Don’t listen to society, it’s fooling you. In the end, what truly matters is how happy you are.

While covering a story for Unfiltered India, I came across Ganga, she’s a part of the LGBTQ+ community and she told me that she was born as a male, but was more towards the feminine since childhood. And in the process, people, both men and women, mentally abused her. She stood her ground because she knew that that is what would make her happy - she wore saris in school and college, she knew that that was something that would ignite the spark in her. She didn’t let society fool her. The same thing goes for each one of us.

Don’t let anybody tell you what you can be. Dont conform to the rules of society because, in reality, there are no rules - you create your life and destiny. You decide your rules. Take your time and focus on your mental health. Take one step at a time and it would all work out for you. Life is a story and weave your story in the most fascinating way possible.


Like you mentioned that there are certain standards and norms set by the society, and we need to question and challenge them, and that is the only way of how we can progress. So, do you believe that redefining the “norms” is the only way to facilitate more conducive environments?

I honestly feel that in the coming years, the word “norm” would be completely excluded from the dictionary. The way the progress is happening in gen X to gen Z, we are the ones who are driving change. We would be the ones defining that one cannot constitute anything as the “norm”. Three is no rigid rule in society, anybody can be whoever he/she wants to be or pursue whatever they want. The term “norm” itself would become inconsequential in the coming years.


What does social media for social good mean to you? How do you ensure that it remains a positive experience for you when you consume it as well as for your viewers when they consume your content?

I read a lot of articles online before publishing any story, and I try to filter out the fake stories from the real ones. It’s important to not fall into the trap of fake news, whatever comes as WhatsApp forwards, it may or may not necessarily be true. What I’m doing at Culture Gully is that if I find a story that I know would ignite the interest of the 32k that are there on the platform, I make sure that it’s verified.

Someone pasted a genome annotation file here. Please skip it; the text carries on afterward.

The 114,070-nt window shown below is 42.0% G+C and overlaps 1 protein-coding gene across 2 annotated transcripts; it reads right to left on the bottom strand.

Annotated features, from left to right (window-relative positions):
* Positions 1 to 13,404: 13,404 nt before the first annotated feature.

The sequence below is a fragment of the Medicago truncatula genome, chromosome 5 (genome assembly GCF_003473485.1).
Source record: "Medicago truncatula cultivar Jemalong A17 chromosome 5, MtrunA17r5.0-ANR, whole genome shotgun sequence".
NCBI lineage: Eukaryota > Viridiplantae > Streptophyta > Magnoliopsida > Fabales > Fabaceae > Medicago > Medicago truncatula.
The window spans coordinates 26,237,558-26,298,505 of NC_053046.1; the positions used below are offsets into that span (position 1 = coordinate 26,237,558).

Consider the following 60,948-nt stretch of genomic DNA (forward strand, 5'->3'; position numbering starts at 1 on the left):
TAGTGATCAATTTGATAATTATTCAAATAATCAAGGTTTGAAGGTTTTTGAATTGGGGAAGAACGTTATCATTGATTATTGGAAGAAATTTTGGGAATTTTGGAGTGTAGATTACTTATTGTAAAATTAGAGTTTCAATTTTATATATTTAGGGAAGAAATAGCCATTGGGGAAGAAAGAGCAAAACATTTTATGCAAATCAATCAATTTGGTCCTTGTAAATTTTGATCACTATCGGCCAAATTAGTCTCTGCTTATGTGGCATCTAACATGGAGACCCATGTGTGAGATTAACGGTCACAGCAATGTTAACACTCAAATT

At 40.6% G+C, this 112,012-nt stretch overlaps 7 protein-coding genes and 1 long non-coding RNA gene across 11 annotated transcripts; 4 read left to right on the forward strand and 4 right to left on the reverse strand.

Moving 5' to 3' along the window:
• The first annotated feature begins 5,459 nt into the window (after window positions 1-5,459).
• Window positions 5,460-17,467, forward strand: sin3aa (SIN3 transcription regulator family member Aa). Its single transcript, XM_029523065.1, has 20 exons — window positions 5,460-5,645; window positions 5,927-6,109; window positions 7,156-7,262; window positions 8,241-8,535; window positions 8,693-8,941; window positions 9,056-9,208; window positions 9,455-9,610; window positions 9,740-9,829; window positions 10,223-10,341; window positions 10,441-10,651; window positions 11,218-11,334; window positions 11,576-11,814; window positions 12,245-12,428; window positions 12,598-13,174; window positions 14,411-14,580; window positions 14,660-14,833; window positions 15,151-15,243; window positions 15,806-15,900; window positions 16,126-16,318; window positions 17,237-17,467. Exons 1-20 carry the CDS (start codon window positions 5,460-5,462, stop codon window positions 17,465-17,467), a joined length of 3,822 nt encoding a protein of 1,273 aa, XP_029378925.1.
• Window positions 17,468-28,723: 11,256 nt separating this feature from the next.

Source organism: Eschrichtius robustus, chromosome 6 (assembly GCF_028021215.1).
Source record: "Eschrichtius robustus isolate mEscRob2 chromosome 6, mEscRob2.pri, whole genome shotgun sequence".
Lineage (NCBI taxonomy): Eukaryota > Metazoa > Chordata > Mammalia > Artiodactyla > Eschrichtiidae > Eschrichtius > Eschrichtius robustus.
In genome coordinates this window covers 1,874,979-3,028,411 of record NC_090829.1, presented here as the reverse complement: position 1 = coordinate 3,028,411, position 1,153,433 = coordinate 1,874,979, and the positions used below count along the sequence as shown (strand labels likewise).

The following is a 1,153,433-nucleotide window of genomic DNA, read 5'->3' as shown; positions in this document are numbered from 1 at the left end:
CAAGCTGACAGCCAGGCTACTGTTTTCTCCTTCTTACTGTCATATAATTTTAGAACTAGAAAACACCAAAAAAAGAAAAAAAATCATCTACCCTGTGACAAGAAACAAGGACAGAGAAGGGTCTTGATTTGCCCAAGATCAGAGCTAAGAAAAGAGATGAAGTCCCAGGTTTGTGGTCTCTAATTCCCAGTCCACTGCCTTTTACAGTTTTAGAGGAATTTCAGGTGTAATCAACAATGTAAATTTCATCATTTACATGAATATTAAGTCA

At the same time, some of the negative has to be turned to positive. When one is talking about manual scavenging, that’s a negative topic, but how you can make it positive is also one aspect of media that you’ve to look into.

For instance, the day before yesterday, I put a story about Raahit who is a grade four student who was selling samosas to supplement his family’s income. A lot of people perceived that as child labour, but a lot of people also saw that he is supplementing the income of his family. Below in the caption was mentioned that if you’re any information about him, “please get in touch with us”, so that we can contribute and help him understand and give him a better life.

There is a way of looking at a story. It’s not that every story is negative or that every story is positive, it’s about how you can create an impact.


Now&Me is a peer to peer community support network which helps young people feel less lonely during difficult times and allows them to connect with others who might have been through similar things like them from all across the world. According to you, how impactful are positive spaces like Now&Me, for our youth?

There is a lot of volatility, uncertainty, complexity and ambiguity in this world. Mental health issues have always been present but it’s gradually coming to the forefront only now.

What Now&Me is doing is a fabulous job, where people can talk about their feelings and emotions, anonymously if they want. What Culture Gully, Unfiltered India and Now&Me are doing are somewhat along the same lines.


Interviewed, Transcribed and Edited by Annanya Chaturvedi


The views and opinions expressed in this article are solely those of the author and guest and do not necessarily reflect the official policy, position or beliefs of Now&Me, any other agency, organization, employer or company. And since we are critically-thinking human beings, these views are always subject to change, revision, and rethinking at any time. Please do not hold us to them in perpetuity.